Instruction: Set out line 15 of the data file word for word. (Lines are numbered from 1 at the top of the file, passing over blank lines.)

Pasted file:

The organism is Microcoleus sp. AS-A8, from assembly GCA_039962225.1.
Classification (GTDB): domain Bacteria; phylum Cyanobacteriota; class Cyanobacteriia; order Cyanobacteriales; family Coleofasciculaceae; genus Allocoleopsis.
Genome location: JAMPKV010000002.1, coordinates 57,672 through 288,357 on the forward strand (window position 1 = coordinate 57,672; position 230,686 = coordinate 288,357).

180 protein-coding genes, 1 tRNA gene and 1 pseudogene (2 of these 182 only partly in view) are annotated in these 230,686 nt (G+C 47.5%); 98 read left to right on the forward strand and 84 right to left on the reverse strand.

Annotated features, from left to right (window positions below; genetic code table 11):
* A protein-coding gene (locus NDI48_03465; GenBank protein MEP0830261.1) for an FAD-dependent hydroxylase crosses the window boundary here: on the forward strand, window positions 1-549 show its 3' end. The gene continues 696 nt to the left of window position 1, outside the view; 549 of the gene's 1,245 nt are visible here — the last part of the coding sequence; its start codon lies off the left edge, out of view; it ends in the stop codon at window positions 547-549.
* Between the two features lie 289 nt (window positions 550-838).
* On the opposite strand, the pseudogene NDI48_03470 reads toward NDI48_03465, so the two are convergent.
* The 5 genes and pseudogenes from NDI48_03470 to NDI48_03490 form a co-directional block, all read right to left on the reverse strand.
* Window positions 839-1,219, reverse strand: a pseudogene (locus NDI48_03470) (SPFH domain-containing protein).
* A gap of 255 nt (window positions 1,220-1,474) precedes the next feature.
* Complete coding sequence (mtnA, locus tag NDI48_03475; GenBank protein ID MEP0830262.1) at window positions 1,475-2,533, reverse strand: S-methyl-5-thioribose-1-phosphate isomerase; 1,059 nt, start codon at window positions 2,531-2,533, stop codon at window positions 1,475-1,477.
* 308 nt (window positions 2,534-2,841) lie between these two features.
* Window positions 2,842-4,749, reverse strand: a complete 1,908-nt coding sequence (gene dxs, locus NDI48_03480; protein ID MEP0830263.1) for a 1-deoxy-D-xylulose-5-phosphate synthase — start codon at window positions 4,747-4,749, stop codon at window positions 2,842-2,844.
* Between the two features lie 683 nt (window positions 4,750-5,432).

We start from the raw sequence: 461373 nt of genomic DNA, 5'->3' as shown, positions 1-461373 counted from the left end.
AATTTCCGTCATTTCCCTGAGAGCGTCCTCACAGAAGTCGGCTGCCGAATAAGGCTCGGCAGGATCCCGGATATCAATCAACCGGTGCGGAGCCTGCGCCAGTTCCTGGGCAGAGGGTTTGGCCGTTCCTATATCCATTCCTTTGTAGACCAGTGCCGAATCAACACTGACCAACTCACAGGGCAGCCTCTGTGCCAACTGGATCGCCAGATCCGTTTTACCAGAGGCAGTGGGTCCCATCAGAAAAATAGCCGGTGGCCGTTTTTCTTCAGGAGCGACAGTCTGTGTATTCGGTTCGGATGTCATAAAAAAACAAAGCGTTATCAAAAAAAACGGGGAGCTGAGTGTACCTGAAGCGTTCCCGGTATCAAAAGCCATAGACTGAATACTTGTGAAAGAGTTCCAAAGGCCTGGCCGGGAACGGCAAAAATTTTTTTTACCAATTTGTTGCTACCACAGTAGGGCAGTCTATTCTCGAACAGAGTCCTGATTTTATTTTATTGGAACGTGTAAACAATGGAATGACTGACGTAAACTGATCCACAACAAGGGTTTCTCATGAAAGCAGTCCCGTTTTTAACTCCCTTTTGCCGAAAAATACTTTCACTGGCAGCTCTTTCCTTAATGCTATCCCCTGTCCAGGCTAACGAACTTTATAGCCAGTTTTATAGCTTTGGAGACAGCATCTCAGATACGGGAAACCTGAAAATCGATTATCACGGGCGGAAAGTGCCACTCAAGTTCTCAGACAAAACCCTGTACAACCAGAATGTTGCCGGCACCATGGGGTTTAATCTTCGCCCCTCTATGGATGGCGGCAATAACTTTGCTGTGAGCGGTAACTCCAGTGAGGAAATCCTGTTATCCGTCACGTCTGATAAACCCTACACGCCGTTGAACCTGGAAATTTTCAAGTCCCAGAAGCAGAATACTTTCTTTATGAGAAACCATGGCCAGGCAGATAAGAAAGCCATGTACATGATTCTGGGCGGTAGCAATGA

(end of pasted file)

* Between the two features lie 683 nt (window positions 4,750-5,432).